Editorials, Opinion Pieces Address Supreme Court’s Ruling Striking Down Anti-Prostitution Pledge
The U.S. Supreme Court on Thursday struck down as unconstitutional the federal government’s requirement that groups accepting U.S. aid declare their opposition to prostitution. Chief Justice John Roberts wrote the majority opinion (.pdf), with Justices Antonin Scalia and Clarence Thomas dissenting, and Justice Elena Kagan was recused. The following editorials and opinion pieces address the ruling.
- Denver Post: The ruling “sets important limits on government power,” the editorial states, continuing, “Had the ruling in this case gone the other way, it’s conceivable all manner of requirements might be imposed on those seeking support in the future. We’re glad the court saw the importance of drawing this line in the sand.” The editorial adds, “In the opinion, supported by six justices, the court said the government may attach conditions to the way money is spent, but cannot require groups to ‘pledge allegiance’ to the federal government’s view that prostitution ought to be eradicated.” The Denver Post concludes, “These groups shouldn’t have to give up their constitutional rights in order to get support to help people who desperately need it” (6/23).
- New York Times: “By requiring recipients to advocate the government’s position, without the option of staying silent, the court said this policy could hurt outreach programs by undermining trust with sex workers, who may avoid seeking help from groups with a declared anti-prostitution agenda,” the editorial writes, adding, “This ruling does not limit the government’s power to specify the kind of activities it wants to subsidize.” The editorial concludes, “Chief Justice Roberts, quoting from a 1943 opinion barring the government from requiring public schoolchildren to salute the flag, noted: ‘If there is any fixed star in our constitutional constellation, it is that no official, high or petty, can prescribe what shall be orthodox in politics, nationalism, religion, or other matters of opinion.’ That principle guided the court to the right result in this case” (6/20).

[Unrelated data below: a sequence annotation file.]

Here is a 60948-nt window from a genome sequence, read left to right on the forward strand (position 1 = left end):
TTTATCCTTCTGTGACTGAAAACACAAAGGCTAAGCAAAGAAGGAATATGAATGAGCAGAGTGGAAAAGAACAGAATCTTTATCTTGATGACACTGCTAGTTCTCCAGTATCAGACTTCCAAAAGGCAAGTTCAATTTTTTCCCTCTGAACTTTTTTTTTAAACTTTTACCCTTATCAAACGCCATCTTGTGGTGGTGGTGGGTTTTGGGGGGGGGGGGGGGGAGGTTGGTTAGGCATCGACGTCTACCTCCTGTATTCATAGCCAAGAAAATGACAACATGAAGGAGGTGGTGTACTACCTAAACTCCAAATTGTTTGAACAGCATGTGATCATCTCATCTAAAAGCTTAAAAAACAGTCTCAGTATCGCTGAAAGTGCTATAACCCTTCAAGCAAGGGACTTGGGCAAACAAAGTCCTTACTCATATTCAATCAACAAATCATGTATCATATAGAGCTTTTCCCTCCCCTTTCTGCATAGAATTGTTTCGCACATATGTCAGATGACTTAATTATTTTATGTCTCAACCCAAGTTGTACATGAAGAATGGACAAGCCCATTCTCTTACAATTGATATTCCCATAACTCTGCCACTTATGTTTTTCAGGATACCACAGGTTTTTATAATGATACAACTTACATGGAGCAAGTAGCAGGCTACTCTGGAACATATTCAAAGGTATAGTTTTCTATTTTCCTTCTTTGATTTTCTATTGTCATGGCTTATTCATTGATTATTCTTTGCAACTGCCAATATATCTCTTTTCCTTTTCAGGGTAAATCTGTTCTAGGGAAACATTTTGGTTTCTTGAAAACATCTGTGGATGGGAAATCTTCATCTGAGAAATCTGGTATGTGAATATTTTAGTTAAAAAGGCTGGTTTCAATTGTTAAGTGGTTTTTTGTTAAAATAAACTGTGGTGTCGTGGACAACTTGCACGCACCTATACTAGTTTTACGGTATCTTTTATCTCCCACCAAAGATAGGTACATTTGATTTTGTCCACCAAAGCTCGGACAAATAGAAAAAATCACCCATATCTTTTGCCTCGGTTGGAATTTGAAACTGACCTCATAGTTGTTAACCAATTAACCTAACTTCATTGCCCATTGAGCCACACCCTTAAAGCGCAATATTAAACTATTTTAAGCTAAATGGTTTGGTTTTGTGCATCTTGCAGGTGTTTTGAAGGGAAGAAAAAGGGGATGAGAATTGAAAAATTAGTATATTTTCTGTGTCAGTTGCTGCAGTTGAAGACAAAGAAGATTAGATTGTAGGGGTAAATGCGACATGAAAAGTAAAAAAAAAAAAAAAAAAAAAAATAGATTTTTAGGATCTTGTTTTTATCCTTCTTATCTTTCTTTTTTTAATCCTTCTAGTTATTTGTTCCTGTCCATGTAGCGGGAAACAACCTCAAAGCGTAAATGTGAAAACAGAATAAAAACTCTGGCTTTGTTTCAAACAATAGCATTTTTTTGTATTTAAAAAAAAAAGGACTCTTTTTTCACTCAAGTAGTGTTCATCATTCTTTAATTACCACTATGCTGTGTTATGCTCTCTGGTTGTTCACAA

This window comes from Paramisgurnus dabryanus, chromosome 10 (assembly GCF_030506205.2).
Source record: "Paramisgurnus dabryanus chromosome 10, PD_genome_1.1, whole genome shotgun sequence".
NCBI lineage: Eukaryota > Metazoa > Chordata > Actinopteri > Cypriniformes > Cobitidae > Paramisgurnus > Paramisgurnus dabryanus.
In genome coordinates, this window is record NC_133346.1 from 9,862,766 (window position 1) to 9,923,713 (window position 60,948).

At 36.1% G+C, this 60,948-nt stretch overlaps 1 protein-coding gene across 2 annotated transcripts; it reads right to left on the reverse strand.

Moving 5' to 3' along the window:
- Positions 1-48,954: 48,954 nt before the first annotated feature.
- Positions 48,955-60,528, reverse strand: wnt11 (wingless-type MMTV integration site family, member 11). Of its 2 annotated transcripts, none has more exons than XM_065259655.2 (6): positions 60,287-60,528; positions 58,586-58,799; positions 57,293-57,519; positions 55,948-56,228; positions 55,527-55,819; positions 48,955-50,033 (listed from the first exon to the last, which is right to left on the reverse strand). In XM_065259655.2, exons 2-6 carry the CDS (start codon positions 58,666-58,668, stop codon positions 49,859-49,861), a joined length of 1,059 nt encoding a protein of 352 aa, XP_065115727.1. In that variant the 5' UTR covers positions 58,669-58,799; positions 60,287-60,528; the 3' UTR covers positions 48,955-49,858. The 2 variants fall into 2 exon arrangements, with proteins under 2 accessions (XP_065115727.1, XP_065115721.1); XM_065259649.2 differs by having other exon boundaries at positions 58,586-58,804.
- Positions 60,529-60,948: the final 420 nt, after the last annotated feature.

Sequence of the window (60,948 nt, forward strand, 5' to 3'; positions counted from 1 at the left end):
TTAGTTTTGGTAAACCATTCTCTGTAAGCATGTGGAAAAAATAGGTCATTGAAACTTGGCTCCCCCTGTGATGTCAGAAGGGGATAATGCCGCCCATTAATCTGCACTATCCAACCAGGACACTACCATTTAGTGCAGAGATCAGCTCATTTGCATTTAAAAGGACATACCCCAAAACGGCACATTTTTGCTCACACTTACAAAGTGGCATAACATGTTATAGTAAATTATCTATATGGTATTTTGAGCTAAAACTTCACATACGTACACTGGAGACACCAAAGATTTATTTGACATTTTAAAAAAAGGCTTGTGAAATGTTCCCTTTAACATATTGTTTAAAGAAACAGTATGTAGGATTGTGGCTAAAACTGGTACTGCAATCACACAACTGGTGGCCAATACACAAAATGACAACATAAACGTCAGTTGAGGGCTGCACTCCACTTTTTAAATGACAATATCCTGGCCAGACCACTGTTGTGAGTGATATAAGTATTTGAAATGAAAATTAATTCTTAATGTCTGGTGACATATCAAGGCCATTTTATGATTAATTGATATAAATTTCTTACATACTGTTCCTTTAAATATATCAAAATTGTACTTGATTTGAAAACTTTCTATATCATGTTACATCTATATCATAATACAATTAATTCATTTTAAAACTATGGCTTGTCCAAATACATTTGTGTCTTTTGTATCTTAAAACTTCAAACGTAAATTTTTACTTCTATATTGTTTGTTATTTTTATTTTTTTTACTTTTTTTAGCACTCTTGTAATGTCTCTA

- Leo Beletsky, Huffington Post’s “Politics” blog: “Non-U.S. organizations are not covered by the First Amendment protections, so unless there is an executive decision or legislative reform to lift the pledge requirement in the international context, the anti-prostitution pledge still stands in that context,” Beletsky, assistant professor of law and health sciences at Northeastern University, writes. In addition, “the … litigation never challenged the closely related Leadership Act clause mandating that no funds ‘may be used to promote or advocate the legalization or practice of prostitution,'” he writes, adding, “Although likely constitutional, this clause may be as counterproductive in public health terms as the now defunct ‘pledge’ requirement.” He concludes, “Now is the time to galvanize the momentum from the Supreme Court ruling to force a re-examination of these outdated and misguided provisions in light of public health science rather than political expediency” (6/21).
- Lenora Lapidus, Huffington Post’s “Politics” blog: The ACLU filed an amicus brief in which “we argued [the pledge] unconstitutionally imposed the government’s opinion on private organizations,” Lapidus, director of the ACLU Women’s Rights Project, writes. “The government argued that it could place conditions on funding without violating First Amendment rights because non-governmental organizations were free to reject federal funding and adopt any stance on prostitution that they wished, or work through an affiliate,” she notes, adding, “[T]he Supreme Court rejected the government’s arguments, recognizing a critical distinction between restricting the use of federal funds to define the scope of a program, which is constitutional, and using federal funds to coerce grant recipients into adopting a particular ideological viewpoint that is separate from its use of those funds, which is not.” She concludes, “Today, we celebrate the Court’s reaffirmation of the First Amendment and its rejection of Congress’s attempt to dictate the content of free speech” (6/21).